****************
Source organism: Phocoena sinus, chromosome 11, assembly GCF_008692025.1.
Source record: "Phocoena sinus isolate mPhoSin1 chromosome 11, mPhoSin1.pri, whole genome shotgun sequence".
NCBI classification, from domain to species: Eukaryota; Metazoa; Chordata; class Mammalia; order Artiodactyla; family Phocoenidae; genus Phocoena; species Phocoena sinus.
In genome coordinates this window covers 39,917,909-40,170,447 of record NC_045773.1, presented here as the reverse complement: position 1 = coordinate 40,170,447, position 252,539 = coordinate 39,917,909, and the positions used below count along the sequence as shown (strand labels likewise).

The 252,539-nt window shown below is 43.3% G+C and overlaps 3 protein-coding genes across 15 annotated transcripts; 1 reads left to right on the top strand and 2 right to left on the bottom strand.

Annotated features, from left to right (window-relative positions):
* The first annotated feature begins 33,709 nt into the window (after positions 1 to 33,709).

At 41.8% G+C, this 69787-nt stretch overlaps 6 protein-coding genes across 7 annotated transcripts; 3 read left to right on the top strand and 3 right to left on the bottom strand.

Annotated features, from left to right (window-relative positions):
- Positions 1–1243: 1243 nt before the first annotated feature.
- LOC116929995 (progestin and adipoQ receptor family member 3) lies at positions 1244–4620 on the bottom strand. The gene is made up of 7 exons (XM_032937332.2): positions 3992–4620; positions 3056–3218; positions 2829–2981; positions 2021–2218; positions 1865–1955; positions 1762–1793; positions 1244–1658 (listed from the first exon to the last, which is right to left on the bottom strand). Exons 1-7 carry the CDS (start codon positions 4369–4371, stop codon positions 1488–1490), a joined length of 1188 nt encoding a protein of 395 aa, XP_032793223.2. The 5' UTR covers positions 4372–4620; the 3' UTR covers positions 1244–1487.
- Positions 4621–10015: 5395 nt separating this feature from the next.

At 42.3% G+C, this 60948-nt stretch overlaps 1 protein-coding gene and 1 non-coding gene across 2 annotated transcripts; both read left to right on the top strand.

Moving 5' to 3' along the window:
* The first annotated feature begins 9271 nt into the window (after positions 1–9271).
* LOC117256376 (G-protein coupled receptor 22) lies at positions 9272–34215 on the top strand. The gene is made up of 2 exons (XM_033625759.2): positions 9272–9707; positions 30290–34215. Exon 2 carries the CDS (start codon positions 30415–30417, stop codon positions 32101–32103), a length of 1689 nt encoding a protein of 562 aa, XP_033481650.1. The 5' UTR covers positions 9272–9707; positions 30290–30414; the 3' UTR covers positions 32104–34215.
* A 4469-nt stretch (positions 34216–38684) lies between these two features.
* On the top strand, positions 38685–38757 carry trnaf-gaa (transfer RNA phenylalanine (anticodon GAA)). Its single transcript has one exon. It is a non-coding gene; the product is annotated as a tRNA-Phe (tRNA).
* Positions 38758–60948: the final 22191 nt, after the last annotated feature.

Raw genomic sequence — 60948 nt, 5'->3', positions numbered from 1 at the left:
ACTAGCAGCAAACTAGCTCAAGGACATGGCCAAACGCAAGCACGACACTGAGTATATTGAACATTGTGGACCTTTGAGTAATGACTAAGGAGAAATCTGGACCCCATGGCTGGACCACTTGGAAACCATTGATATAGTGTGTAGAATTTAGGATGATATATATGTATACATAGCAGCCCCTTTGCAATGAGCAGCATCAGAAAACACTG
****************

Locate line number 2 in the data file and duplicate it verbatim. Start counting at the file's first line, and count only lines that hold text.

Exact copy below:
Source record: "Phocoena sinus isolate mPhoSin1 chromosome 11, mPhoSin1.pri, whole genome shotgun sequence".